Water for at least three days (1-4 gallons per day per person), water purifiers and water purifier bottles, this is my favorite: Berkey GSPRT Generic 22-Ounce Water Filter Sports Bottle

Food to last for at least three days: MRE’s (Meals ready to eat); hot and cold ready to eat food packages; freeze-dried fruits and vegetables;  candy, gum, jerky, fruit snacks, raisins, fruit leather, granola bars, peanuts, crackers, etc.

Aspirin, Aleve, Ibuprofen, Vitamin C, cold remedies, essential oils, etc., antacids (for upset stomachs). Don’t forget Tylenol PM or something similar to use as a sleeping aid. 

  • Ax/shovel combo
  • Baggies (all sizes)
  • Batteries (all sizes-rotate yearly)
  • Bible/Scriptures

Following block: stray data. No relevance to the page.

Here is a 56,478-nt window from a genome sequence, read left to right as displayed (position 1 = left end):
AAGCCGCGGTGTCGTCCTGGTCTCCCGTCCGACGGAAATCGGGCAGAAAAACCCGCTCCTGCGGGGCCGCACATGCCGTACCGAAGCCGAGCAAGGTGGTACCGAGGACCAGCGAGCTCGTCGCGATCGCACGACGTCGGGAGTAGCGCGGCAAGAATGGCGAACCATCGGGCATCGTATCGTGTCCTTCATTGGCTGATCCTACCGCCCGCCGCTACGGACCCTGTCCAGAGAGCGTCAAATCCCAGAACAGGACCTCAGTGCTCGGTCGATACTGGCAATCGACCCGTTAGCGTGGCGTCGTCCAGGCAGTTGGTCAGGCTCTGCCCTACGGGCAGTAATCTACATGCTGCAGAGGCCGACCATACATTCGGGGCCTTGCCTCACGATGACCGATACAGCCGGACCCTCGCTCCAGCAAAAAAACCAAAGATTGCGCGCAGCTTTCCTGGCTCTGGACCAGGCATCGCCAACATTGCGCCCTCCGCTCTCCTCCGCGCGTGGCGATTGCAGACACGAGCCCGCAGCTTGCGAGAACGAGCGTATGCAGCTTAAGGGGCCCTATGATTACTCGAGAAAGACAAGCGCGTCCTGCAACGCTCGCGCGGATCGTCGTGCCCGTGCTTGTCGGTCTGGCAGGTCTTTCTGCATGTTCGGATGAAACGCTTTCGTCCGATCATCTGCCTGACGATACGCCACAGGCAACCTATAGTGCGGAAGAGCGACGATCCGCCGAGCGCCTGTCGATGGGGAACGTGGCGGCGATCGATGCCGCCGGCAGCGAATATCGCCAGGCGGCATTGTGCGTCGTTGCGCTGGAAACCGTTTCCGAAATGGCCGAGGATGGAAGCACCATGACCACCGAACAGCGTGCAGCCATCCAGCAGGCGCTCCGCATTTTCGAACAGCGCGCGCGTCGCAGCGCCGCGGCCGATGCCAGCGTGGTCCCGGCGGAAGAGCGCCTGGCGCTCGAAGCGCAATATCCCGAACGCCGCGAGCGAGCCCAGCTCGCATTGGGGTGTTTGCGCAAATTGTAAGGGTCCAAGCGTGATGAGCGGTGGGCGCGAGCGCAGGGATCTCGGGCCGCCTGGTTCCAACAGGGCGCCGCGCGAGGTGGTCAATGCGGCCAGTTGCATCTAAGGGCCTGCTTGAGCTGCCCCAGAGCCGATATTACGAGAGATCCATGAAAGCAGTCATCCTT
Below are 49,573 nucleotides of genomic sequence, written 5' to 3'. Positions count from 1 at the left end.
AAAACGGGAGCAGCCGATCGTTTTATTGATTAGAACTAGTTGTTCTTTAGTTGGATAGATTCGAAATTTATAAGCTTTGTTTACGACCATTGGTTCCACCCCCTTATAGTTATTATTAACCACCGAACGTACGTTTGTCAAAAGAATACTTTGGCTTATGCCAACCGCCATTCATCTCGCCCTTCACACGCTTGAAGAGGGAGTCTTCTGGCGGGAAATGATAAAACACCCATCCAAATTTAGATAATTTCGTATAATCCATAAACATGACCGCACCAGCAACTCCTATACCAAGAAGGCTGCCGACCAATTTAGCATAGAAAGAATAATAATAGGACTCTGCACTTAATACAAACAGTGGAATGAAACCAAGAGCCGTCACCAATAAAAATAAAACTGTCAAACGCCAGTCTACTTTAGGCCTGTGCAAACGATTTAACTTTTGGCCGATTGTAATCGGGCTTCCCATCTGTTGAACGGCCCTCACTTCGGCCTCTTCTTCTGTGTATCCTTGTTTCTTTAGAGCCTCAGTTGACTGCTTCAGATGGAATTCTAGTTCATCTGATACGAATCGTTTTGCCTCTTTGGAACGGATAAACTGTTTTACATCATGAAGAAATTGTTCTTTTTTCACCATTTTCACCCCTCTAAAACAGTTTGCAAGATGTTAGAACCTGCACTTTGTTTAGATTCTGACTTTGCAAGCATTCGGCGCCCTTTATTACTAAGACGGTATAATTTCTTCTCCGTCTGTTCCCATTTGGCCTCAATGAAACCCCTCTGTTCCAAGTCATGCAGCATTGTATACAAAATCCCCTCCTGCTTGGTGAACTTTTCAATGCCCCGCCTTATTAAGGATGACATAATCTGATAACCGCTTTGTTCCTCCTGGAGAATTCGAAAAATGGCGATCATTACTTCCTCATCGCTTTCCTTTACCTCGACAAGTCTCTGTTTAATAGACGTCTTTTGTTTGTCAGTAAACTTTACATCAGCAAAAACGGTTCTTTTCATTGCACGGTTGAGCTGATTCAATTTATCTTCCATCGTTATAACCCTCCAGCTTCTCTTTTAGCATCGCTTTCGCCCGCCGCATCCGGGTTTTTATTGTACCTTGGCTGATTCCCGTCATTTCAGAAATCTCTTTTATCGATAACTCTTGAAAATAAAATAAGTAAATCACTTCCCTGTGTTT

• Bee sting & bite kit
  • Blanket–solar is thinner
  • Pillow
  • Bleach (household chlorine–nonscented)
  • Books
  • Bung wrench/Gas shut off wrench
  • CASH-small bills/coins (if we lose power, ATM’s won’t work; credit/debit cards won’t work)
  • Can opener (non-electric)
  • Canned stove
  • Candles/glow sticks
  • Cards or small games to play
  • Chapstick/lip balm
  • Chargers in case we have electricity but still, need to evacuate
  • Coats/Jackets/Sweaters/Extra Clothes & Shoes
  • Coffee Pot, pitcher, container
  • Cooking pot, griddle or fry pan
  • A cooking stove of some kind/fuel/fire starter/striker
  • Compass
  • Contact lenses & supplies
  • Cotton Swabs/Kleenex Tissues
  • Disinfectant
  • Duct tape
  • Emergency sewing kit
  • Fingernail clippers/nail file
  • Fire extinguisher
  • First Aid Kit
  • Hand Warmers
  • Flashlights (preferably solar or crank); don’t forget batteries (store batteries outside the flashlights to keep them fresh)